assembled in the National Trust car park on a sunny, warm day. Early arrivals had
glimpsed Redstart and a flock of Linnets, whilst later arrivals had excellent views
of a Red Kite.
Almost immediately, Alan found a sycamore branch bearing ‘sooty bark fungus’
grazed by squirrels, and a few steps on we stopped to admire a mossy wall
covered in Fox-tail Feather-moss (Thamnobryum alopecurum), Flat Neckera
(Neckera complanata) and Wall Scalewort (Porella platyphylla).
The path gently descended through mature woodland carpeted in Wild Garlic and
native Bluebells . We paused to listen to the rich birdsong which included
Blackcap, Nuthatch and Coal Tit, and watched a pair of Treecreepers and a male
The National Trust practice of leaving felled timber in situ provided much
opportunity to discover the fungal diversity on these as well as on the living
trees. A large example of the uncommon Giant Elm Bracket (Rigidiporus
ulmarius) was found at the base of a Horse Chestnut tree.
Early spring flowers were in evidence- Early Wood Violet,
Melick, Primroses, and the unfurling fronds of Hart’s Tongue Fern.
A small detour brought us to a stunning lunchtime spot with views over a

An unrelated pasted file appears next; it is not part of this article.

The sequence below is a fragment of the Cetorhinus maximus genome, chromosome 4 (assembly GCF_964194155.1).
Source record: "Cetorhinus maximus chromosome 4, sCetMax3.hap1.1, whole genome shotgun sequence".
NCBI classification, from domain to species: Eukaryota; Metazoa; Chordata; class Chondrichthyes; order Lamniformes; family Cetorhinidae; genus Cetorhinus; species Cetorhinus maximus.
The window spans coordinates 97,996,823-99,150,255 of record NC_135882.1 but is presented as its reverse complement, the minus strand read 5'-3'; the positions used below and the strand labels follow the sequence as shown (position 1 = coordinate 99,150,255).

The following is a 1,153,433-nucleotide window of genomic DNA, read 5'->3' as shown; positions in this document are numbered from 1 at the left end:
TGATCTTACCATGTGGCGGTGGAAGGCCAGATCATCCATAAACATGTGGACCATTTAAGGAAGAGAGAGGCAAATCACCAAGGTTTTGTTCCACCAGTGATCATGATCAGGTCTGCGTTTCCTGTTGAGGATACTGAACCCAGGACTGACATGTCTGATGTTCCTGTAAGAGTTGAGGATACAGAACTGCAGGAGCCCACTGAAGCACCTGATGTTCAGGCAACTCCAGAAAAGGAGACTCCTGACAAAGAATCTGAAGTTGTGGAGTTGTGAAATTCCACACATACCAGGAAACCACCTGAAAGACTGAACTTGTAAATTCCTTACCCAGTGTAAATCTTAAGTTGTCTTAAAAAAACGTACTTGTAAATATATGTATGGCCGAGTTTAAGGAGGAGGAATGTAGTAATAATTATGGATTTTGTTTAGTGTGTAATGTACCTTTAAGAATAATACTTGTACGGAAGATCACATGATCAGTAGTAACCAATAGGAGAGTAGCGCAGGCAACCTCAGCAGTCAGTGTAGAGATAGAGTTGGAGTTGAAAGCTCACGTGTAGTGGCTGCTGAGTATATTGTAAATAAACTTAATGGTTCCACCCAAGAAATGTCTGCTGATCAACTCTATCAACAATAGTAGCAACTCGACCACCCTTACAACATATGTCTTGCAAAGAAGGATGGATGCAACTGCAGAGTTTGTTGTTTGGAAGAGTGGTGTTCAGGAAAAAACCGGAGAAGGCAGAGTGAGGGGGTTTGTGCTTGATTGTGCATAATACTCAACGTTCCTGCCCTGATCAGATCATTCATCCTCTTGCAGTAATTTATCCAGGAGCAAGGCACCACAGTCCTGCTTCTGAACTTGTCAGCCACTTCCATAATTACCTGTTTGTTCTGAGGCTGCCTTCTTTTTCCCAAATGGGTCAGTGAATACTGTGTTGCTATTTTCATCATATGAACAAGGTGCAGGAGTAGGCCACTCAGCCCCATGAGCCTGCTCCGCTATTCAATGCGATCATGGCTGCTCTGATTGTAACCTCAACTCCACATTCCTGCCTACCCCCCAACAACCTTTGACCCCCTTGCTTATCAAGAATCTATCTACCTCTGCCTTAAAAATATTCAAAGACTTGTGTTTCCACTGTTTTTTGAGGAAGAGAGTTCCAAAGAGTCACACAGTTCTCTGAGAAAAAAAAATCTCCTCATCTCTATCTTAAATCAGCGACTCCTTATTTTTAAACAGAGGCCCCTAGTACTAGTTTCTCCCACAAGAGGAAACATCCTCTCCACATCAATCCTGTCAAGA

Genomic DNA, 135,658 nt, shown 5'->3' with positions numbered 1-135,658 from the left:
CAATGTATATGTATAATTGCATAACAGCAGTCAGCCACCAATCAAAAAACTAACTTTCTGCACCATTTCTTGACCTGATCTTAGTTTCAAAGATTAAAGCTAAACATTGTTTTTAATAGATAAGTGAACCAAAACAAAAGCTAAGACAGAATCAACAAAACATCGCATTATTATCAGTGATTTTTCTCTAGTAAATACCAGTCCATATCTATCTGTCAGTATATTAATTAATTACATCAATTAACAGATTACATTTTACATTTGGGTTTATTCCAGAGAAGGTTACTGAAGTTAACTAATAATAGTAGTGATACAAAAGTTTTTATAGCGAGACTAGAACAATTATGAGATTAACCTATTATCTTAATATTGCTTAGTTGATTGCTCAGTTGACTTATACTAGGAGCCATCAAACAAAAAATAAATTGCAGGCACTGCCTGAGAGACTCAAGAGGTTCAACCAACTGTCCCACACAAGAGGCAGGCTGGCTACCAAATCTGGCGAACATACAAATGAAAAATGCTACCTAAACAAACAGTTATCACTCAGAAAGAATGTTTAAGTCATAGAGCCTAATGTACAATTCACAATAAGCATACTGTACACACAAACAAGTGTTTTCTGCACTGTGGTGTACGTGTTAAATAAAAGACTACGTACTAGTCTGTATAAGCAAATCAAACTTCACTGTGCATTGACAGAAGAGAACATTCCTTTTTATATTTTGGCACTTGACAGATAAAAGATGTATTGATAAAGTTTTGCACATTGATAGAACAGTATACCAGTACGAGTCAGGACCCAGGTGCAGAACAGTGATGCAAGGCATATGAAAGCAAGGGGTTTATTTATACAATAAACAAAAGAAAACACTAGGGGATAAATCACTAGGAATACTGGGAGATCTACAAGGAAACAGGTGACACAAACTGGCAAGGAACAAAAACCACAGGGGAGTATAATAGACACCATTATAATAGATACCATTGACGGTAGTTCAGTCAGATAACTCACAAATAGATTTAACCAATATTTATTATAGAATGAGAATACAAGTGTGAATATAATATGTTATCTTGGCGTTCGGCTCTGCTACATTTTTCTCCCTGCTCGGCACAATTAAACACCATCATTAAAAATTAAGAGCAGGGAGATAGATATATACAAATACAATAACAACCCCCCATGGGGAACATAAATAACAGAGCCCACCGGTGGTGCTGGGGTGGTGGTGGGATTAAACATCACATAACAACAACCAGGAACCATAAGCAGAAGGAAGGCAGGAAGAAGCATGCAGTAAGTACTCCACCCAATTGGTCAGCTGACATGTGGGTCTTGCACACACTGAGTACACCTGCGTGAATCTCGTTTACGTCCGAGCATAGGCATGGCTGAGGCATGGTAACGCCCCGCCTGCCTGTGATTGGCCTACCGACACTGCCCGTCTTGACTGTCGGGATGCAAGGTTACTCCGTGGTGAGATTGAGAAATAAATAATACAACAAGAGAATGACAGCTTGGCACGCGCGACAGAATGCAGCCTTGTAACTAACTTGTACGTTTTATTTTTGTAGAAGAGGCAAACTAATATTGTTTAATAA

sweeping valley and accompanied by the calls of Ravens and Pheasants.
Climbing back up the valley, we stopped to admire Town Hall Clock (Adoxa
moschatellina), and some prolific growths of Swan’s-neck Thyme-moss (Mnium
hornum)with its dangling capsules on tall red setae.
The path emerged into damp grassland, where mature Sycamore trees had
abundant epiphytes and logs nearby were colonised with lichens including
Cladonia fimbriata and an introduced species of moss: Heath Star-moss
(Campylopus introflexus) with its strongly reflexed hair points. Soon we were on
the main path towards the house where the new tea pavilion in the garden
provided a refreshing end to a fabulous spring day.
|Town Hall Clock|